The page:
quinta-feira, 13 de abril de 2006

Amartya Sen: «What clash of civilizations?»

«That some barbed cartoons of the Prophet Mohammed could generate turmoil in so many countries tells us some rather important things about the contemporary world.
What we ought to take very seriously is the way Islamic identity, in this sort of depiction, is assumed to drown, if only implicitly, all other affiliations, priorities, and pursuits that a Muslim person may have. A person belongs to many different groups, of which a religious affiliation is only one. To see, for example, a mathematician who happens to be a Muslim by religion mainly in terms of Islamic identity would be to hide more than it reveals.
The increasing tendency to overlook the many identities that any human being has and to try to classify individuals according to a single allegedly pre-eminent religious identity is an intellectual confusion that can animate dangerous divisiveness. An Islamist instigator of violence against infidels may want Muslims to forget that they have any identity other than being Islamic. What is surprising is that those who would like to quell that violence promote, in effect, the same intellectual disorientation by seeing Muslims primarily as members of an Islamic world. The world is made much more incendiary by the advocacy and popularity of single-dimensional categorization of human beings, which combines haziness of vision with increased scope for the exploitation of that haze by the champions of violence.
A remarkable use of imagined singularity can be found in Samuel Huntington's influential 1998 book The Clash of Civilizations and the Remaking of the World Order. The difficulty with Huntington's approach begins with his system of unique categorization, well before the issue of a clash—or not—is even raised. Indeed, the thesis of a civilizational clash is conceptually parasitic on the commanding power of a unique categorization along so-called civilizational lines, which closely follow religious divisions to which singular attention is paid. Huntington contrasts Western civilization with "Islamic civilization," "Hindu civilization," "Buddhist civilization," and so on. The alleged confrontations of religious differences are incorporated into a sharply carpentered vision of hardened divisiveness.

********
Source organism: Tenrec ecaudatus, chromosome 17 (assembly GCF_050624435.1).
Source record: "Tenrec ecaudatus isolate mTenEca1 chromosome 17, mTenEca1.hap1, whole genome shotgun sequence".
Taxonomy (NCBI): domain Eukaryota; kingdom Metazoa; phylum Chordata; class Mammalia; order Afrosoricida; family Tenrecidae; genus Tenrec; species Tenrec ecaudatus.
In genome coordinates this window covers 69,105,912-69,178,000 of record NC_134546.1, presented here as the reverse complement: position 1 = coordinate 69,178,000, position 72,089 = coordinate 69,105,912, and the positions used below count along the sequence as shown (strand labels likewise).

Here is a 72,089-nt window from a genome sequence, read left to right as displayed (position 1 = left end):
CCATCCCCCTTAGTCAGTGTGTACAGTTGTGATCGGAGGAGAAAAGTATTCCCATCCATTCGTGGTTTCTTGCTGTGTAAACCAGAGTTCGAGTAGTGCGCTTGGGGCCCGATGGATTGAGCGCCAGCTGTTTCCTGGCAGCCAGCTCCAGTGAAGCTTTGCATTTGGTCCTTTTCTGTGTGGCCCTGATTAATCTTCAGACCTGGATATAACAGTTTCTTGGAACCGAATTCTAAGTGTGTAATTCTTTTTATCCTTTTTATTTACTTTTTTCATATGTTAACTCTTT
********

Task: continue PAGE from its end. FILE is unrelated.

The difficulty with the clash of civilizations thesis begins with the presumption of the unique relevance of a singular classification. Indeed, the question "Do civilizations clash?" is founded on the presumption that humanity can be pre-eminently classified into distinct and discrete civilizations, and that the relations between different human beings can somehow be seen, without serious loss of understanding, in terms of relations between different civilizations.
To focus just on the grand religious classification is not only to miss other significant concerns and ideas that move people. It also has the effect of generally magnifying the voice of religious authority. The Muslim clerics, for example, are then treated as the ex officio spokesmen for the so-called Islamic world, even though a great many people who happen to be Muslim by religion have profound differences with what is proposed by one mullah or another. Despite our diverse diversities, the world is suddenly seen not as a collection of people, but as a federation of religions and civilizations. In Britain, a confounded view of what a multiethnic society must do has led to encouraging the development of state-financed Muslim schools, Hindu schools, Sikh schools, etc., to supplement pre-existing state-supported Christian schools. Under this system, young children are placed in the domain of singular affiliations well before they have the ability to reason about different systems of identification that may compete for their attention. Earlier on, state-run denominational schools in Northern Ireland had fed the political distancing of Catholics and Protestants along one line of divisive categorization assigned at infancy. Now the same predetermination of "discovered" identities is now being allowed and, in effect encouraged, to sow even more alienation among a different part of the British population.
Perhaps the worst impairment comes from the neglect—and denial—of the roles of reasoning and choice, which follow from the recognition of our plural identities
(Amartya Sen na Slate; ler na íntegra. Adaptado do livro Identity and Violence: The Illusion of Destiny.)

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